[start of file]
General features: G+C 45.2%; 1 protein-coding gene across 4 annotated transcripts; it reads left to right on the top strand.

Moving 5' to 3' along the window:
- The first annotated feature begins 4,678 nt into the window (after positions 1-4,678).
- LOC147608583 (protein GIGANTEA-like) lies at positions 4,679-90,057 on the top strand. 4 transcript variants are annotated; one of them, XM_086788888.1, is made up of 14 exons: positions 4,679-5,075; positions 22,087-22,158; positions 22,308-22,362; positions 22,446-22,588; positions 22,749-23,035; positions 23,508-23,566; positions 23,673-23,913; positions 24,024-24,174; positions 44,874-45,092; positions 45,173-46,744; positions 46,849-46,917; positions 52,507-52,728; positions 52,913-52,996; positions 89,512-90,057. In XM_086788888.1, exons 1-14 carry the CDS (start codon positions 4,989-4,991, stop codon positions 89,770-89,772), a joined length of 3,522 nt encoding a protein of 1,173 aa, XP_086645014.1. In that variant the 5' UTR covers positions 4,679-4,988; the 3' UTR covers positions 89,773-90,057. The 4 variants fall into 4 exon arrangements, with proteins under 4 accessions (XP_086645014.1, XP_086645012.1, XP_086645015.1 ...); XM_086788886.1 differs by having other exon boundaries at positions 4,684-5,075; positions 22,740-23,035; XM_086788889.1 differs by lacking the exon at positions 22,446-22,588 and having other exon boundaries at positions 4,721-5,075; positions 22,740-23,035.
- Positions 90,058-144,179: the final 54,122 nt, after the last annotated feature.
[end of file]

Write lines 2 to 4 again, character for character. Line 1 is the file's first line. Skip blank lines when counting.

Moving 5' to 3' along the window:
- The first annotated feature begins 4,678 nt into the window (after positions 1-4,678).
- LOC147608583 (protein GIGANTEA-like) lies at positions 4,679-90,057 on the top strand. 4 transcript variants are annotated; one of them, XM_086788888.1, is made up of 14 exons: positions 4,679-5,075; positions 22,087-22,158; positions 22,308-22,362; positions 22,446-22,588; positions 22,749-23,035; positions 23,508-23,566; positions 23,673-23,913; positions 24,024-24,174; positions 44,874-45,092; positions 45,173-46,744; positions 46,849-46,917; positions 52,507-52,728; positions 52,913-52,996; positions 89,512-90,057. In XM_086788888.1, exons 1-14 carry the CDS (start codon positions 4,989-4,991, stop codon positions 89,770-89,772), a joined length of 3,522 nt encoding a protein of 1,173 aa, XP_086645014.1. In that variant the 5' UTR covers positions 4,679-4,988; the 3' UTR covers positions 89,773-90,057. The 4 variants fall into 4 exon arrangements, with proteins under 4 accessions (XP_086645014.1, XP_086645012.1, XP_086645015.1 ...); XM_086788886.1 differs by having other exon boundaries at positions 4,684-5,075; positions 22,740-23,035; XM_086788889.1 differs by lacking the exon at positions 22,446-22,588 and having other exon boundaries at positions 4,721-5,075; positions 22,740-23,035.